Companies across sectors increasingly rely on automation to improve operational efficiency and productivity. About two-thirds (66%) of companies today use automation tools in five or more of their departments, up from 57% in 2020. And the organizations that are leaning heavily on automated processes are reaping the rewards - automation is directly linked to increased business revenue of up to 5-7% and reductions in business process costs of as much as 30%.

There will be an increased push for automation in 2023, but companies need to be strategic about how they secure and utilize this technology. A lot can go wrong when revamping operations through automation - costs can exceed returns on investment, the technology can be implemented poorly, and processes can even become over-automated.

Strategic plans for automation should start with an end goal in mind. And by using the OKR method to guide the development of these end goals, leaders can chart a plan that will directly tie automation technology to their larger objectives.

But companies also need to account for factors like implementation costs, the time required to reach objectives, and any training that will be involved. Decision-makers that invest in automation won't reap its benefits if they don't consider the people it will help, the process interdependencies at play, or the change management implementation needed.

3.   Economic headwinds will shift the power to management. Earlier this year, unemployment in the US and UK fell to their lowest levels in nearly 50 years. And these generationally low unemployment rates were one of the factors that caused a shift in workplace dynamics and gave employees greater agency over their employers. 

A recession in 2023 could change all of that. Cost-conscious employers may look to scale back the employee-centric incentives that became common over the past few years - from free lunch service to healthcare benefits beyond what is required by law.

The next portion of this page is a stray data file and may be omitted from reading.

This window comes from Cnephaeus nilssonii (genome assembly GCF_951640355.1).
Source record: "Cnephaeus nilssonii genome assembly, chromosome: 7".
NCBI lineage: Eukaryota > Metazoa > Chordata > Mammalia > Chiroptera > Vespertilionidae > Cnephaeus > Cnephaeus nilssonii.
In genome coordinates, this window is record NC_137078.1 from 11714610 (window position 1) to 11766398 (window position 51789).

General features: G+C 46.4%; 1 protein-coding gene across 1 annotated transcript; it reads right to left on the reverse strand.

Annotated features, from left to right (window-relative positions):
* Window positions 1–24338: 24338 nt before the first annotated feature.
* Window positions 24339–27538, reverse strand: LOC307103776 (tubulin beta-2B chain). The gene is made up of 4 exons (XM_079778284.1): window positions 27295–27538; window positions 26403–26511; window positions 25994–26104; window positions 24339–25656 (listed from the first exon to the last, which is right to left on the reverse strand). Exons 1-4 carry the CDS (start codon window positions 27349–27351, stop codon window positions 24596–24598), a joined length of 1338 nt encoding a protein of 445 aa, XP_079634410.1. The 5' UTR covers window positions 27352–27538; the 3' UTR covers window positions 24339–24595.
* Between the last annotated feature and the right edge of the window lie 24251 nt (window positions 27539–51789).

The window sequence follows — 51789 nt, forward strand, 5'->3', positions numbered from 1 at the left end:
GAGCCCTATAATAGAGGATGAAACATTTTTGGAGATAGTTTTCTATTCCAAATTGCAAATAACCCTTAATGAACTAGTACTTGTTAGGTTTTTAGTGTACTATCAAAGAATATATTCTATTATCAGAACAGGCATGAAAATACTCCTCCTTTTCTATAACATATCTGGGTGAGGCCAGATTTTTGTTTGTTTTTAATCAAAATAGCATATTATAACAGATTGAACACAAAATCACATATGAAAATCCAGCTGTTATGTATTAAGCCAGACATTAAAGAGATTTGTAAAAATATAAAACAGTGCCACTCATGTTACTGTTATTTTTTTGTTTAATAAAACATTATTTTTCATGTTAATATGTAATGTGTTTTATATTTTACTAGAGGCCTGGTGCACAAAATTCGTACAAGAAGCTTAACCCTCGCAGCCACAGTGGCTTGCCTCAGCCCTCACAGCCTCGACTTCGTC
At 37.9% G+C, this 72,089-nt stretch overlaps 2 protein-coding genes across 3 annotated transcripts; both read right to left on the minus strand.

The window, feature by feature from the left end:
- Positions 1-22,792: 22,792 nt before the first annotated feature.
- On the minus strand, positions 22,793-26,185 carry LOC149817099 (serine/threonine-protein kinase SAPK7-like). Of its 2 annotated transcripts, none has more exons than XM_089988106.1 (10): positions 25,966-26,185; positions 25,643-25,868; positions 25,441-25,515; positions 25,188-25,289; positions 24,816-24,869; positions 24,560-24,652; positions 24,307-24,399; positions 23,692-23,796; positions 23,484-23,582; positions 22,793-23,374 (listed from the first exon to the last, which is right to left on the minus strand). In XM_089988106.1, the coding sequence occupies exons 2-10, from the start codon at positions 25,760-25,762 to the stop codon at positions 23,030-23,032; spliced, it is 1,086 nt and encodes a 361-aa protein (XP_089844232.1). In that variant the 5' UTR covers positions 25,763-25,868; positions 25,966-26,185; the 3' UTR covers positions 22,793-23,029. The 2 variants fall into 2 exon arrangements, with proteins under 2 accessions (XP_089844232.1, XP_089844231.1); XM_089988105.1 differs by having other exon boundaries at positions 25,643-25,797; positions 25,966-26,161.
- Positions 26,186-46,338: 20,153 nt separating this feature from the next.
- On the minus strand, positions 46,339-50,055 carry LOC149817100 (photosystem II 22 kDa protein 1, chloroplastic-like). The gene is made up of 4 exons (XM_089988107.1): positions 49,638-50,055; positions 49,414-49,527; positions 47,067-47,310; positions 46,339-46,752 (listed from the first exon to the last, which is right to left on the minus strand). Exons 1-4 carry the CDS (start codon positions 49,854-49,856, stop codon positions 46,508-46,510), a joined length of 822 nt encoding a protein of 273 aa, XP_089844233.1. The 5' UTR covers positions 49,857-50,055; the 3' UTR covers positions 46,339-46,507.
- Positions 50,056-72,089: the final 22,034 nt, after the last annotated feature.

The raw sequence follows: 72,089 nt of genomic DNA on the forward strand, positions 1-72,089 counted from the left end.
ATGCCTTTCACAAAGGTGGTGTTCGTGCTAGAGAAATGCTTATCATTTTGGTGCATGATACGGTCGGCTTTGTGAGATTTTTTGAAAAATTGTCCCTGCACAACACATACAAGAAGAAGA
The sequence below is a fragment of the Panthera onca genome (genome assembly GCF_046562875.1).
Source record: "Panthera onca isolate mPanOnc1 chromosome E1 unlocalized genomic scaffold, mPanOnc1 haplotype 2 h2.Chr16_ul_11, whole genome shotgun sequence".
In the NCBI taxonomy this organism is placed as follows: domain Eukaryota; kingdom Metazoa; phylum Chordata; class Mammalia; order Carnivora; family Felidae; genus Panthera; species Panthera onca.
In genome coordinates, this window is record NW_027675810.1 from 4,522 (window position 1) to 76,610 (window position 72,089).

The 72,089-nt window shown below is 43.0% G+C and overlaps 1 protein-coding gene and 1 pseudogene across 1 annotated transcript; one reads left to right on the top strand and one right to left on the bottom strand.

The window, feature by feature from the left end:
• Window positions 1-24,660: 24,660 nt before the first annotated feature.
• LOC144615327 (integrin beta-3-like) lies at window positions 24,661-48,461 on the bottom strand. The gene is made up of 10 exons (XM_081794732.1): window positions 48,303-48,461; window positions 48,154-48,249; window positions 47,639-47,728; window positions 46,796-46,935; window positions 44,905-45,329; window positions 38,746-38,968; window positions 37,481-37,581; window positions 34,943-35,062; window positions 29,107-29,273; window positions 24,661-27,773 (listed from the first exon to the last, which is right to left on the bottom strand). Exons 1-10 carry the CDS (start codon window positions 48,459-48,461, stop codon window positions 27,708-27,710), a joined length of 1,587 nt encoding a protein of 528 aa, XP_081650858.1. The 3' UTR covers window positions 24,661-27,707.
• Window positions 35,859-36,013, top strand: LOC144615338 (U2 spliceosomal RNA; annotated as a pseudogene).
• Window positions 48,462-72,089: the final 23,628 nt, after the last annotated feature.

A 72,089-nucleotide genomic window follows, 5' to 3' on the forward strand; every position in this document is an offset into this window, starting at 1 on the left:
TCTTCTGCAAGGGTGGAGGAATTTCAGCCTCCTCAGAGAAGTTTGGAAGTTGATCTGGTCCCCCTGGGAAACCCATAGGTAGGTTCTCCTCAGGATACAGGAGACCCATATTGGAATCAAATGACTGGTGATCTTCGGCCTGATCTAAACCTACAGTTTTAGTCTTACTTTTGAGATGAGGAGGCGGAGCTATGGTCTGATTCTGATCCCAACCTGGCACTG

But companies can't expect to reach strategic objectives if their employees aren't engaged in their work - especially not during a recession. Economics may force companies to cut compensation or other incentives, but business leaders can still foster engagement by providing employees with a greater sense of purpose in their work.

People want to know that their work matters and makes a difference. In fact, the U.S. Surgeon General now includes "mattering at work" - the ability to connect individual work with organizational mission - as part of the Five Essentials for Workplace Mental Health & Well-Being Framework. Knowing that their role and responsibilities matter makes employees feel more connected to their work, which, in turn, means they're more likely to buy into their company's vision.

Communication and clarity around strategic plans and priorities are crucial in this respect. And the applicability of OKRs on team, departmental, and organizational levels makes it easy to create visibility around the value of everyone's work. Leaders can use all-staff meetings and internal newsletters to give updates on progress toward objectives and key results. That way, employees will see how their efforts to achieve their own objectives and key results drive progress toward high-level objectives.

But communication needs to go both ways. Decision-makers can open up a dialogue with employees through pulse surveys or company Q&As so that any comments, questions, or suggestions around strategic plans or OKRs receive due consideration.

It's all in the plan

No one knows for sure what the future holds. But that doesn't mean businesses can't stay prepared. An OKR-backed strategic plan can help organizations achieve ambitious goals, no matter the challenges they face in the year ahead.

Whether it's adopting the latest technology solutions, lowering their carbon footprint, or maintaining employee engagement during a down economy, leaders can adopt a modern operating model to keep their business on track.




As Vice President of product evangelism, Jenny Herald champions Quantive's vision and how their customers achieve better business outcomes with the company's strategy execution platform based on the OKR methodology.

She's an experienced business leader who has helped accelerate growth for enterprises such as Microsoft and startups like Wunderlist. Jenny also hosts the Dreams with Deadlines podcast where she interviews business leaders on aligning teams and organizations around a common purpose, the ups-and-downs of goal management, strategy execution, and everything in between.

Published Monday, January 16, 2023 7:35 AM by David Marshall